Take geometry. I know I am smart enough to master geometry. I remember learning it and I know I passed it. But mostly, all I really remember is all of us sitting in rows in a silent dismal class with Miss A. sitting up front glaring straight down at us daring any of us to speak or sneak a note to one another.

The major realization for me is the understanding and acceptance of the fact that I can and will learn this stuff "again" in the quest to provide my kids with a well rounded education. With a math master as a husband and his dire warnings that math is the international language I realize its importance.

However, I'm still not sold on the idea that we have to teach our kids every single subject and teach it well in the prescribed manner set up as scope and sequence. So far, I have only had one child fit that slot and acutally he doesn't because in the earlier years he was way ahead and remains so.

Even though highschool looms close I still believe that when my kids see the need for certain skills they will learn. That being said, they will be ready for university (hoping and praying that is their choice) and I am putting complete faith that the Lord will guide me as my children change and grow.

There are so many areas in life that I value. I love how my kids saw us struggle to build two houses and with the next one actually help us frame it up. I want them to understand that we live in this neighbourhood not because we fit in financially but because it was a wise investment for our future. I don't want them to make financial mistakes as we did. Money sense will be a subject in this house. Cooking is another subject that holds importance, then gardening, that is very relevant. Giving of themselves. Volunteering within the community will be a requirement.

Oh, and independence...from herd mentality. The one area I hope I have nurtured is their ability to think on their feet. To step aside from the herd and ask is this right for me, is this something Jesus would do, would my parents approve?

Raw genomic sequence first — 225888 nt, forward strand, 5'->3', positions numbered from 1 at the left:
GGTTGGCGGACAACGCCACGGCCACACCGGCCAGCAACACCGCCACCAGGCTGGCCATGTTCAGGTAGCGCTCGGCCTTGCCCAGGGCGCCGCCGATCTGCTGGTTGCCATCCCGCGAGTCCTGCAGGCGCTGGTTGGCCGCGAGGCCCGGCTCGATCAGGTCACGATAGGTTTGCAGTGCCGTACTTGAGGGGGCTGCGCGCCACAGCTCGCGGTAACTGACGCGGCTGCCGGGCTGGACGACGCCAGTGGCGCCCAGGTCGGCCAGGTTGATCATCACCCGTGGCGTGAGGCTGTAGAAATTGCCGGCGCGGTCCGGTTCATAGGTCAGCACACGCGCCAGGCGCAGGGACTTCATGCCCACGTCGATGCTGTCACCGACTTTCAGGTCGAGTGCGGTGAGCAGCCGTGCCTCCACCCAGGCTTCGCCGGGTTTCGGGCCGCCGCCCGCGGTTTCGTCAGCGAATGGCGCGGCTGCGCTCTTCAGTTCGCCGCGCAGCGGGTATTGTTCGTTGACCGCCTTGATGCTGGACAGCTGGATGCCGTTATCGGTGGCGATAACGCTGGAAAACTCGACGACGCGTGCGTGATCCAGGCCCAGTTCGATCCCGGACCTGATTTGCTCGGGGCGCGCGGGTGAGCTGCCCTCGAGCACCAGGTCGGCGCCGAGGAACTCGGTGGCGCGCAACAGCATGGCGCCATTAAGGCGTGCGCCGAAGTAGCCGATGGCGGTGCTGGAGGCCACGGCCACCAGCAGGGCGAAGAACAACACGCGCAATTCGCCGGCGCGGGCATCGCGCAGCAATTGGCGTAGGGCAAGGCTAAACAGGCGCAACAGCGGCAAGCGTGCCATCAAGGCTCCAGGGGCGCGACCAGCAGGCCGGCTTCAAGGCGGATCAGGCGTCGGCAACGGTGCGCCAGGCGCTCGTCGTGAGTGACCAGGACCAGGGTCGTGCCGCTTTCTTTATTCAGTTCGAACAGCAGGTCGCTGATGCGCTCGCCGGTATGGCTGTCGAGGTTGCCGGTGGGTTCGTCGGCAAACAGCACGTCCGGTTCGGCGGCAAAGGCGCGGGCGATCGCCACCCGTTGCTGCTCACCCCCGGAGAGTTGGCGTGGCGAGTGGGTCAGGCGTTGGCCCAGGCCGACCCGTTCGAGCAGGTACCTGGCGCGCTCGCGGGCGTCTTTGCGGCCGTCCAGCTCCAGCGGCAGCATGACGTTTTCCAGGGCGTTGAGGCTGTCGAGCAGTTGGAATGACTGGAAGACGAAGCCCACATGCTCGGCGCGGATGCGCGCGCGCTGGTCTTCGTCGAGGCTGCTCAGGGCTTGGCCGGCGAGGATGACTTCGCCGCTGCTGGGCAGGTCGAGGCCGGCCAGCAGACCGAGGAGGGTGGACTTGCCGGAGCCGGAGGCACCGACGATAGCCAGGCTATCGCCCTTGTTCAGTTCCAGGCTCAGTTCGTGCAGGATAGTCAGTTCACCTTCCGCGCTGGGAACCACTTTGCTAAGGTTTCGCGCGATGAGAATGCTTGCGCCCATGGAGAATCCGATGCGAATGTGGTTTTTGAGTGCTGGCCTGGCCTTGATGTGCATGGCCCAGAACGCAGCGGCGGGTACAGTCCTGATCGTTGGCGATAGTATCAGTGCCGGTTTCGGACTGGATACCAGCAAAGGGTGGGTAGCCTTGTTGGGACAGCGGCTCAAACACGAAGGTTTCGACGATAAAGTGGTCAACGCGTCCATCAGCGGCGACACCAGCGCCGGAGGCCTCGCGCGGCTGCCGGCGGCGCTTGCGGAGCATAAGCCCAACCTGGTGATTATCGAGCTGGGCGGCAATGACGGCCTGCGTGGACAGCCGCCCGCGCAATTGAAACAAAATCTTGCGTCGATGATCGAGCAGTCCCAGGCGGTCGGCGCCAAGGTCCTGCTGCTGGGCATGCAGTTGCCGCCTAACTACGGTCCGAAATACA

They are destined to blaze their own trail....I just pray they do it on their own terms....

Saturday, January 07, 2006

A Great Quote

"We are not called to the easy life. You either carry your cross, or you're crushed under the weight of it."

~ James Caviezel

Monday, January 02, 2006

The Awakening

I found this on a website and you may have seen it before. It spoke to me.

"The Awakening"

A time comes in your life when you finally get it...when, in the midst of all your fears and insanity, you stop dead in your tracks and somewhere the voice inside your head cries out...ENOUGH! Enough fighting and crying and blaming and struggling to hold on.

Then, like a child quieting down after a tantrum, you blink back your tears and begin to look at the world through new eyes.

This is your awakening.

You realize it's time to stop hoping and waiting for something to change, or for happiness, safety and security to magically appear over the next horizon.

You realize that in the real world there aren't always fairy tale endings, and that any guarantee of "happily ever after" must begin with you... and in the process a sense of serenity is born of acceptance.

You awaken to the fact that you are not perfect and that not everyone will always love, appreciate or approve of who or what you are... and that's OK. They are entitled to their own views and opinions.

You learn the importance of loving and championing yourself... and in the process a sense of new found confidence is born of self-approval.

You stop complaining and blaming other people for the things they did to you - or didn't do for you - and you learn that the only thing you can really count on is the unexpected.

You learn that people don't always say what they mean or mean what they say and that not everyone will always be there for you and that everything isn't always about you.

So, you learn to stand on your own and to take care of yourself... and in the process a sense of safety and security is born of self-reliance.

You stop judging and pointing fingers and you begin to accept people as they are and to overlook their shortcomings and human frailties... and in the process a sense of peace and contentment is born of forgiveness.

You learn to open up to new worlds and different points of view. You begin reassessing and redefining who you are and what you really stand for.